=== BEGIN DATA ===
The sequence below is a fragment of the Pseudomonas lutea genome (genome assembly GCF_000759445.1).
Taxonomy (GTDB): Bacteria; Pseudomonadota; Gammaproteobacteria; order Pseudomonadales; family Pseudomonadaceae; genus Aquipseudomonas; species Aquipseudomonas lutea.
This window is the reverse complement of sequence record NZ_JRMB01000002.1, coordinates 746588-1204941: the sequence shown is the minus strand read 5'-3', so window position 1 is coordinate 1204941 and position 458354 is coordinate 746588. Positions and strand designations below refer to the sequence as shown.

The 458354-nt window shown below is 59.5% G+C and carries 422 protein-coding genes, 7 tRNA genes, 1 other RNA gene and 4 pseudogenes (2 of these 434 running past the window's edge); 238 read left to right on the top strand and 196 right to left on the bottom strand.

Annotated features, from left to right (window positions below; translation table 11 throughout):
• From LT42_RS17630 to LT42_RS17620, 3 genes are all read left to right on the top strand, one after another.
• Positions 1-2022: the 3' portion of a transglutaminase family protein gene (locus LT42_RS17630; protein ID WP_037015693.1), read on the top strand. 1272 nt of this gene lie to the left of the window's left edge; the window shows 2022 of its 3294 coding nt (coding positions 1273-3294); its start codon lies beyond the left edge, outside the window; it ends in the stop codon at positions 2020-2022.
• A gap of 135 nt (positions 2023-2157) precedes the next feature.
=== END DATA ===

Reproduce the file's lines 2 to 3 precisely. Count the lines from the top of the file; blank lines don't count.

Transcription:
Taxonomy (GTDB): Bacteria; Pseudomonadota; Gammaproteobacteria; order Pseudomonadales; family Pseudomonadaceae; genus Aquipseudomonas; species Aquipseudomonas lutea.
This window is the reverse complement of sequence record NZ_JRMB01000002.1, coordinates 746588-1204941: the sequence shown is the minus strand read 5'-3', so window position 1 is coordinate 1204941 and position 458354 is coordinate 746588. Positions and strand designations below refer to the sequence as shown.